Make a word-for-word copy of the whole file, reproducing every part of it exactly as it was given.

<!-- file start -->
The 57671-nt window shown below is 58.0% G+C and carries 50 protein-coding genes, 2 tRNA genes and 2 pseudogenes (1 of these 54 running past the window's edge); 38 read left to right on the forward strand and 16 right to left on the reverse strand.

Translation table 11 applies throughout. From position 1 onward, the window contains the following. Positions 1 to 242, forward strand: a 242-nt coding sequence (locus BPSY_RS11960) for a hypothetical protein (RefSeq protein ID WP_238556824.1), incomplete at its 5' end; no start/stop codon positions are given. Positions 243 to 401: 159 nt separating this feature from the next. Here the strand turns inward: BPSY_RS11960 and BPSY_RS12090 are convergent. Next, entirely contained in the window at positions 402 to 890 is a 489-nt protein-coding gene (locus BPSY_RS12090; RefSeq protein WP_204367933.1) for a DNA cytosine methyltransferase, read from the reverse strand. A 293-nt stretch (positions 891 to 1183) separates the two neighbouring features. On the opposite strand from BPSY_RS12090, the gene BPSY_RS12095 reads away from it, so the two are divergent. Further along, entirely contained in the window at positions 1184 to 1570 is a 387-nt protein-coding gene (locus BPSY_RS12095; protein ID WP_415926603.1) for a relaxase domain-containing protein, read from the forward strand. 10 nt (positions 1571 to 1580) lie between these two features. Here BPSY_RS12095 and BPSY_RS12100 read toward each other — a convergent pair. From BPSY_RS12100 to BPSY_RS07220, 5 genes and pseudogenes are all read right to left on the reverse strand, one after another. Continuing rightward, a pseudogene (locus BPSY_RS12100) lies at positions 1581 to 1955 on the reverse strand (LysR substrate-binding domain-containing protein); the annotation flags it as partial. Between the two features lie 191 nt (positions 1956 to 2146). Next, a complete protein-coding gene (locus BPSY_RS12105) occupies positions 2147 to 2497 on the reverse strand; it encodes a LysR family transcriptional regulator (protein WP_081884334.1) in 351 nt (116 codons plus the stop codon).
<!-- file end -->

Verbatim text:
The 57671-nt window shown below is 58.0% G+C and carries 50 protein-coding genes, 2 tRNA genes and 2 pseudogenes (1 of these 54 running past the window's edge); 38 read left to right on the forward strand and 16 right to left on the reverse strand.

Translation table 11 applies throughout. From position 1 onward, the window contains the following. Positions 1 to 242, forward strand: a 242-nt coding sequence (locus BPSY_RS11960) for a hypothetical protein (RefSeq protein ID WP_238556824.1), incomplete at its 5' end; no start/stop codon positions are given. Positions 243 to 401: 159 nt separating this feature from the next. Here the strand turns inward: BPSY_RS11960 and BPSY_RS12090 are convergent. Next, entirely contained in the window at positions 402 to 890 is a 489-nt protein-coding gene (locus BPSY_RS12090; RefSeq protein WP_204367933.1) for a DNA cytosine methyltransferase, read from the reverse strand. A 293-nt stretch (positions 891 to 1183) separates the two neighbouring features. On the opposite strand from BPSY_RS12090, the gene BPSY_RS12095 reads away from it, so the two are divergent. Further along, entirely contained in the window at positions 1184 to 1570 is a 387-nt protein-coding gene (locus BPSY_RS12095; protein ID WP_415926603.1) for a relaxase domain-containing protein, read from the forward strand. 10 nt (positions 1571 to 1580) lie between these two features. Here BPSY_RS12095 and BPSY_RS12100 read toward each other — a convergent pair. From BPSY_RS12100 to BPSY_RS07220, 5 genes and pseudogenes are all read right to left on the reverse strand, one after another. Continuing rightward, a pseudogene (locus BPSY_RS12100) lies at positions 1581 to 1955 on the reverse strand (LysR substrate-binding domain-containing protein); the annotation flags it as partial. Between the two features lie 191 nt (positions 1956 to 2146). Next, a complete protein-coding gene (locus BPSY_RS12105) occupies positions 2147 to 2497 on the reverse strand; it encodes a LysR family transcriptional regulator (protein WP_081884334.1) in 351 nt (116 codons plus the stop codon).